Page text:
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1. Of or relating to the piano.
2. Well adapted to the piano.

pi′a·nis′ti·cal·ly adv.


(ˌpi əˈnɪs tɪk)

relating to, characteristic of, or adaptable for the piano.
pi`a•nis′ti•cal•ly, adv.
ThesaurusAntonymsRelated WordsSynonymsLegend:
Adj.1.pianistic - skilled at or adapted for the piano; "pianistic abilities"
2.pianistic - of or relating to the piano
References in periodicals archive ?
Influenced by the pianistic techniques and the original cantabili of Horowitz and Cziffra, Leydenbach is an authentic piano virtuoso.
Positive Piano by Charles Blanchard is a wildly engaging romp throughout pianistic history, serving as a guidebook for aspiring and accomplished pianists.
His playing is similar to his relationship to the composers: it is free of any (technical and interpretive) superficiality, permeated in admiration for the compositional invention of both composers and an interest for their particular pianistic style.
Iwan is a graduate of the University of Oxford and the Royal College of Music where he won awards and competitions for both academic and pianistic excellence.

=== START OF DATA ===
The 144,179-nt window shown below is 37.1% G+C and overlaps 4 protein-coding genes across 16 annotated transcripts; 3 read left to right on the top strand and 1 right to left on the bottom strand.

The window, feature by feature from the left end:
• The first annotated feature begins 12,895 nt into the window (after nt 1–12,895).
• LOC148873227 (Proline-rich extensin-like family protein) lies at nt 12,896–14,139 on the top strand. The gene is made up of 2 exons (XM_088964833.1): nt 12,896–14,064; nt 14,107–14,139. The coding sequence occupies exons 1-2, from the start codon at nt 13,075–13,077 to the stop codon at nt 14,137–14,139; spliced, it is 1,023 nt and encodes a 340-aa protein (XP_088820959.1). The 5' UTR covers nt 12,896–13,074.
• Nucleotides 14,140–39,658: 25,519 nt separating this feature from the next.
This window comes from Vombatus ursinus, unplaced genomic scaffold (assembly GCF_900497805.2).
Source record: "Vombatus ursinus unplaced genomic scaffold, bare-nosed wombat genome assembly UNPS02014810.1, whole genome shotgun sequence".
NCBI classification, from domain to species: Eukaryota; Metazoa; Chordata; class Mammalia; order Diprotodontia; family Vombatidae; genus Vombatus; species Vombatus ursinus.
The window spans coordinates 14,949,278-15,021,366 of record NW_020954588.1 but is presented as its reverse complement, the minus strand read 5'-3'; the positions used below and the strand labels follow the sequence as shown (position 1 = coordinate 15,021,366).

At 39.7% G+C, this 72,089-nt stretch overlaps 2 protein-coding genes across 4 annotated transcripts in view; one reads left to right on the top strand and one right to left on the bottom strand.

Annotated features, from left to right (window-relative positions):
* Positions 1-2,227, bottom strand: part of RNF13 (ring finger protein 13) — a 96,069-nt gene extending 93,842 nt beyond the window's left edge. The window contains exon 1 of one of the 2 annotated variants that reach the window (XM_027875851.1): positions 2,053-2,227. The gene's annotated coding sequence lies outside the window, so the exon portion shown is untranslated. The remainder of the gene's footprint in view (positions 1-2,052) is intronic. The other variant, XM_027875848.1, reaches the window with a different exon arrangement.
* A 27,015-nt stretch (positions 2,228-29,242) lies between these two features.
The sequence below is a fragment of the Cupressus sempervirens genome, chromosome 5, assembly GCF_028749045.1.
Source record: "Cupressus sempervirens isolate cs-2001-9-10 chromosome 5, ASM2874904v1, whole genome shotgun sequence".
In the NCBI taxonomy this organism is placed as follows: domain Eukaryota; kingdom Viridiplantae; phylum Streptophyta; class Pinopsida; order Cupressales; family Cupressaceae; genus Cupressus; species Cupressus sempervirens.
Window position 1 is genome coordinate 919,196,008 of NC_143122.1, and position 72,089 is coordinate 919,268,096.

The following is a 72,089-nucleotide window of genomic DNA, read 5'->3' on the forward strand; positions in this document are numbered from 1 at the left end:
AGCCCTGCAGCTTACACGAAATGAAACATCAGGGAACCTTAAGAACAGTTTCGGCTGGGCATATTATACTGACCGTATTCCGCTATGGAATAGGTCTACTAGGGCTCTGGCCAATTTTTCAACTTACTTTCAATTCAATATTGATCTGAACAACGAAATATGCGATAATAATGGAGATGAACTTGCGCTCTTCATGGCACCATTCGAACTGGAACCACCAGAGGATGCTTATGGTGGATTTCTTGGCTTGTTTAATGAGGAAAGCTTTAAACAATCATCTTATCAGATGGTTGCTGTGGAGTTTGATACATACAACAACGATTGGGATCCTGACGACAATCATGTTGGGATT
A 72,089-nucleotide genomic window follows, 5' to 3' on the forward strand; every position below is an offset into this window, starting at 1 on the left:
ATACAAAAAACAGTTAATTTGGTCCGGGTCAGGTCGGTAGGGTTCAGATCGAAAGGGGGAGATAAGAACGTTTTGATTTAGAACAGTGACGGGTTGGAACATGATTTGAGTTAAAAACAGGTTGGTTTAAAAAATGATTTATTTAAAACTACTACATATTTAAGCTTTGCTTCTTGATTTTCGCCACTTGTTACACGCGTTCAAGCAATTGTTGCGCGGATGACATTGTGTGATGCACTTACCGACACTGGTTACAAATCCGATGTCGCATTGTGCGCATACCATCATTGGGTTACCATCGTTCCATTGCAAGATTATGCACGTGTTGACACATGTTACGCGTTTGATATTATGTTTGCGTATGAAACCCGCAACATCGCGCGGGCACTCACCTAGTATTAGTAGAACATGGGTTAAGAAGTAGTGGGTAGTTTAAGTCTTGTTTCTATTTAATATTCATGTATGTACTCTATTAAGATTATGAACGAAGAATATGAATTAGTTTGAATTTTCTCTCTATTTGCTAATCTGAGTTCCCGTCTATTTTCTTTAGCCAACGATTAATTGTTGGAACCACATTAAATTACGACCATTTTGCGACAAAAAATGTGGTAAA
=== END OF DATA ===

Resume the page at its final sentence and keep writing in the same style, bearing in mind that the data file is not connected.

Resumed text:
David Korevaar's "A Link to the French Pianistic Tradition: The Teaching of Paul Doguereau" involves a human teacher; Doguereau (1908-2000), a pupil of Faure's pupil Jean Roger-Ducasse (1873-1954), concertised extensively in France but lived mostly in Boston for over sixty years and was a noted teacher there.
The pianistic texture is open and never dense, and the melodic contours are graceful and very vocal.
The mood is gloriously celebratory and energetic and has a palpable feelgood factor, with Allen in fine vocal and pianistic form.
The last movement, Allegro eroico-Maestoso, opened with resolute chords and exploded in pianistic brilliance and majesty skillfully executed and interpreted by Licad.
Bjorken-Nyberg "uncover[s] the latent mechanical discourse in pianistic culture" (5) to argue that such works "challenged the prevalent antithesis expressed in contemporary music literature.
From the groundbreaking studio recitals of Benno Moiseiwitsch, Solomon and Myra Hess in the 1950s, through the legendary concerts of Vladimir Horowitz and Arthur Rubinstein to more recent performances including Alfred Brendel, Mitsuko Uchida and Stephen Hough, David celebrates some of the greatest players in a pianistic tradition that goes back to Franz Liszt in the 19th century.
Singing turned into playing, as newly appointed accompanist Jason Hawkins tackled the demanding Masquerade solo with pianistic wizardry, proving himself to be not only a first-class accompanist but a top pianist too.
With a combination of slinky riffs and silky smooth chord changes, Jools' delicate pianistic skills then shadowed the poignant tones of his delightful guest Rumer.